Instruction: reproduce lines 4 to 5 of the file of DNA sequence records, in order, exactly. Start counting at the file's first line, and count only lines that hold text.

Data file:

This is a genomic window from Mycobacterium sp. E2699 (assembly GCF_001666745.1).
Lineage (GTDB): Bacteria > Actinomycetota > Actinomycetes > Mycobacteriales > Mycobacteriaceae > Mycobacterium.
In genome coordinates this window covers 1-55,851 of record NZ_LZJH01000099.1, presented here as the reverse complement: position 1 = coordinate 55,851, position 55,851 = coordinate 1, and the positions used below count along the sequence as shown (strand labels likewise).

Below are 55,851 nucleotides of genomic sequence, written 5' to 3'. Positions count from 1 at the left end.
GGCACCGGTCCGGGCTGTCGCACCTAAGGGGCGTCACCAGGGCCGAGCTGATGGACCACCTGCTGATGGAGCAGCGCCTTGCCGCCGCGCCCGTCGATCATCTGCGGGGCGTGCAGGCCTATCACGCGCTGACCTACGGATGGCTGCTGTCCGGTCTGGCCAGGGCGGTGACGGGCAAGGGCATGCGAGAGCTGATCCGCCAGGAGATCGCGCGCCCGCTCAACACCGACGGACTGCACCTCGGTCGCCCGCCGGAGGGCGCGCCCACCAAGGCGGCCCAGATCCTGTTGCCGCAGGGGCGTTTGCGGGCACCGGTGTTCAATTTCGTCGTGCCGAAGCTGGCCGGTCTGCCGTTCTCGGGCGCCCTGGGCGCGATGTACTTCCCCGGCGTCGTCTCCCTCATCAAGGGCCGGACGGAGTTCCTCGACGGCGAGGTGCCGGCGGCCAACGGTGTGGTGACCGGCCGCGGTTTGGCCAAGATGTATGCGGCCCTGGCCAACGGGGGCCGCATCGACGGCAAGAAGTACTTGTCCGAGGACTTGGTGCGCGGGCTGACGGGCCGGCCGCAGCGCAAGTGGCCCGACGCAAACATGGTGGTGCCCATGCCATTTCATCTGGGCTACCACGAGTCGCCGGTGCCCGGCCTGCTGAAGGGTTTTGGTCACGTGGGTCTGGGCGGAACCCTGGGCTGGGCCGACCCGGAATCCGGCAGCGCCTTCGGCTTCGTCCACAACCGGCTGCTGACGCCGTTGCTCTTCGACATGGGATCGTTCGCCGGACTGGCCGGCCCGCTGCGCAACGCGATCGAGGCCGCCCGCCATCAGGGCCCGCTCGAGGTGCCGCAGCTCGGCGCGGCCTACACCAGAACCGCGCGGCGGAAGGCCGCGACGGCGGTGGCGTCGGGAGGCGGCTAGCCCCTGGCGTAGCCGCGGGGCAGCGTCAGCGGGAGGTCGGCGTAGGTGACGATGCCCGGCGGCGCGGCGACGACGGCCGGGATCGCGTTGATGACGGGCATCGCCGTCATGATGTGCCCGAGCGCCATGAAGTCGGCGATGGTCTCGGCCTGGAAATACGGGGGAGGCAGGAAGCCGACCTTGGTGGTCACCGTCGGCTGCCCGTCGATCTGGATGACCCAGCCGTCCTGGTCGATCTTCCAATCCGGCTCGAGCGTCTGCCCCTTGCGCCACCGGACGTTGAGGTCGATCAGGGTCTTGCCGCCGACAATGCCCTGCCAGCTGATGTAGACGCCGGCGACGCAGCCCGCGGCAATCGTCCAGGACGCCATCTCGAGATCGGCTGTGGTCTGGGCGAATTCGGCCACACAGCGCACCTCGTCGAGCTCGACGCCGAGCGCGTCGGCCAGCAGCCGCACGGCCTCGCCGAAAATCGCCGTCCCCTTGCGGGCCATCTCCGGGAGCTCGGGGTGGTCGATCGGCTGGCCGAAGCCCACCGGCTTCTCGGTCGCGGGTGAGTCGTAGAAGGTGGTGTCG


Below are 55,851 nucleotides of genomic sequence, written 5' to 3'. Positions count from 1 at the left end.
GGCACCGGTCCGGGCTGTCGCACCTAAGGGGCGTCACCAGGGCCGAGCTGATGGACCACCTGCTGATGGAGCAGCGCCTTGCCGCCGCGCCCGTCGATCATCTGCGGGGCGTGCAGGCCTATCACGCGCTGACCTACGGATGGCTGCTGTCCGGTCTGGCCAGGGCGGTGACGGGCAAGGGCATGCGAGAGCTGATCCGCCAGGAGATCGCGCGCCCGCTCAACACCGACGGACTGCACCTCGGTCGCCCGCCGGAGGGCGCGCCCACCAAGGCGGCCCAGATCCTGTTGCCGCAGGGGCGTTTGCGGGCACCGGTGTTCAATTTCGTCGTGCCGAAGCTGGCCGGTCTGCCGTTCTCGGGCGCCCTGGGCGCGATGTACTTCCCCGGCGTCGTCTCCCTCATCAAGGGCCGGACGGAGTTCCTCGACGGCGAGGTGCCGGCGGCCAACGGTGTGGTGACCGGCCGCGGTTTGGCCAAGATGTATGCGGCCCTGGCCAACGGGGGCCGCATCGACGGCAAGAAGTACTTGTCCGAGGACTTGGTGCGCGGGCTGACGGGCCGGCCGCAGCGCAAGTGGCCCGACGCAAACATGGTGGTGCCCATGCCATTTCATCTGGGCTACCACGAGTCGCCGGTGCCCGGCCTGCTGAAGGGTTTTGGTCACGTGGGTCTGGGCGGAACCCTGGGCTGGGCCGACCCGGAATCCGGCAGCGCCTTCGGCTTCGTCCACAACCGGCTGCTGACGCCGTTGCTCTTCGACATGGGATCGTTCGCCGGACTGGCCGGCCCGCTGCGCAACGCGATCGAGGCCGCCCGCCATCAGGGCCCGCTCGAGGTGCCGCAGCTCGGCGCGGCCTACACCAGAACCGCGCGGCGGAAGGCCGCGACGGCGGTGGCGTCGGGAGGCGGCTAGCCCCTGGCGTAGCCGCGGGGCAGCGTCAGCGGGAGGTCGGCGTAGGTGACGATGCCCGGCGGCGCGGCGACGACGGCCGGGATCGCGTTGATGACGGGCATCGCCGTCATGATGTGCCCGAGCGCCATGAAGTCGGCGATGGTCTCGGCCTGGAAATACGGGGGAGGCAGGAAGCCGACCTTGGTGGTCACCGTCGGCTGCCCGTCGATCTGGATGACCCAGCCGTCCTGGTCGATCTTCCAATCCGGCTCGAGCGTCTGCCCCTTGCGCCACCGGACGTTGAGGTCGATCAGGGTCTTGCCGCCGACAATGCCCTGCCAGCTGATGTAGACGCCGGCGACGCAGCCCGCGGCAATCGTCCAGGACGCCATCTCGAGATCGGCTGTGGTCTGGGCGAATTCGGCCACACAGCGCACCTCGTCGAGCTCGACGCCGAGCGCGTCGGCCAGCAGCCGCACGGCCTCGCCGAAAATCGCCGTCCCCTTGCGGGCCATCTCCGGGAGCTCGGGGTGGTCGATCGGCTGGCCGAAGCCCACCGGCTTCTCGGTCGCGGGTGAGTCGTAGAAGGTGGTGTCG